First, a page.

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Behavioral health advocates say Newsom's 'CARE Court' proposal is 'fundamentally flawed'

Undated file photo of volunteers speaking with unsheltered residents as part of the annual homeless Point in Time count.
Courtesy of Downtown San Diego Partnership
Volunteers speak with unsheltered residents part of the annual homeless point in time count in this undated photo.

While the recent announcement of "CARE Court" by Governor Gavin Newsom has been met with praise as a bold new strategy to address the state's homelessness crisis, it's also raised questions about how it will work.

If approved by the legislature, it would require each county in California to add a "CARE Court" — short for Community Assistance, Recovery and Empowerment program — to their justice system.

That way, families, first responders and others could petition the court to evaluate an individual and potentially place that person in a court-ordered program of treatment and housing for up to two years.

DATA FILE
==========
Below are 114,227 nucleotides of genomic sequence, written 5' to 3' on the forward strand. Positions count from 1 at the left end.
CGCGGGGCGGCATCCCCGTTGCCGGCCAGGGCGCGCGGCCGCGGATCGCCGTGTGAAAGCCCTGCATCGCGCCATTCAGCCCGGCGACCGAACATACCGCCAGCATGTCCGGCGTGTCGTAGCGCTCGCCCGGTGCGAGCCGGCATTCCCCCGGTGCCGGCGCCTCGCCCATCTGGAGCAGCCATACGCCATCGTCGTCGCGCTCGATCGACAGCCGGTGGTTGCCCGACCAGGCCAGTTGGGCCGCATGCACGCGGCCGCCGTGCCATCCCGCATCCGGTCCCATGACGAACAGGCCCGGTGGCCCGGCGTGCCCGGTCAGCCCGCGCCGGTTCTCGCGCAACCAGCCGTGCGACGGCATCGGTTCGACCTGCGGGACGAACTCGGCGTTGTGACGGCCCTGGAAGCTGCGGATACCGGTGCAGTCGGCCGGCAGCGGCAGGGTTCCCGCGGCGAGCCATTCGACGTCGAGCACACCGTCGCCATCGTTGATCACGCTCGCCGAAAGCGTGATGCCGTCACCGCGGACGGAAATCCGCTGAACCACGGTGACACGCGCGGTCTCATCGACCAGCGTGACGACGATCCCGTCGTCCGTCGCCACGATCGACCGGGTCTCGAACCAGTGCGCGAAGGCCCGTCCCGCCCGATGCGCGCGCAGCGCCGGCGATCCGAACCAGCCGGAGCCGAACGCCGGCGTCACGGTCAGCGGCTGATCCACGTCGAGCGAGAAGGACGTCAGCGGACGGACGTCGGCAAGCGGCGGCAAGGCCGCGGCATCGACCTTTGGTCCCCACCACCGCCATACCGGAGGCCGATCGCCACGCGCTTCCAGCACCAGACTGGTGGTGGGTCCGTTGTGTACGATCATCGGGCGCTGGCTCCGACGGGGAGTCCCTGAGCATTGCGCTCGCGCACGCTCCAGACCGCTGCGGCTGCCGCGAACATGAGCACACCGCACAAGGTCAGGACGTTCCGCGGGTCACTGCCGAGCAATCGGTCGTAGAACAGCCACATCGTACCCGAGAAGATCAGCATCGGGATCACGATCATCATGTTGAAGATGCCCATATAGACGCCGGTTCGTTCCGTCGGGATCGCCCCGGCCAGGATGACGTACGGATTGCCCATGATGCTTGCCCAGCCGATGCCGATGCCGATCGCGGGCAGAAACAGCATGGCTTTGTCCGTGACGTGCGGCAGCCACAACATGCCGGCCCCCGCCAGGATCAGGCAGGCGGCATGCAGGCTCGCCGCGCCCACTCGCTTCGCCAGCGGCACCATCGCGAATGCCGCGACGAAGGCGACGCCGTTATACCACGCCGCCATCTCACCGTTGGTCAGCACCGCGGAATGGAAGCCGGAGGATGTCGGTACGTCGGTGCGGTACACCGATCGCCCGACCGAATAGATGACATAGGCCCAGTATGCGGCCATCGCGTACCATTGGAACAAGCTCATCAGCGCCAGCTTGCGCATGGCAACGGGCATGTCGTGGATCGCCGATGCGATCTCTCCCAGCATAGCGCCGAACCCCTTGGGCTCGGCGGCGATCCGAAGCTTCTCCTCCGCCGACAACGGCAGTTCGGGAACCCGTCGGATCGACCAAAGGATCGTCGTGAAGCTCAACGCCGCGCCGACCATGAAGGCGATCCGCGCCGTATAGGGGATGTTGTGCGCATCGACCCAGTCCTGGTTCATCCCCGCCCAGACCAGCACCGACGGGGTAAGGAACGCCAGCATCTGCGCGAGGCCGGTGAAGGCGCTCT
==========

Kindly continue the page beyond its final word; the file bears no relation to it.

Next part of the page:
The initiative's main focus is on getting severely mentally ill and chronically addicted people off the streets and into shelters.

RELATED: San Diego initiative aims to close funding gap on affordable housing

However, some mental health professionals have concerns about how CARE Court would work in the real world, particularly when it comes to where new money for outreach and support services will come from.

"This new court structure would pump new resources into the courts: public defenders to provide support to individuals in the court hearing process. But it would not add any new money to the actual service delivery side of the equation," said Michelle Cabrera, Executive Director of the County Behavioral Health Directors Association of California.

Cabrera joined Midday Edition on Tuesday with more on the issue.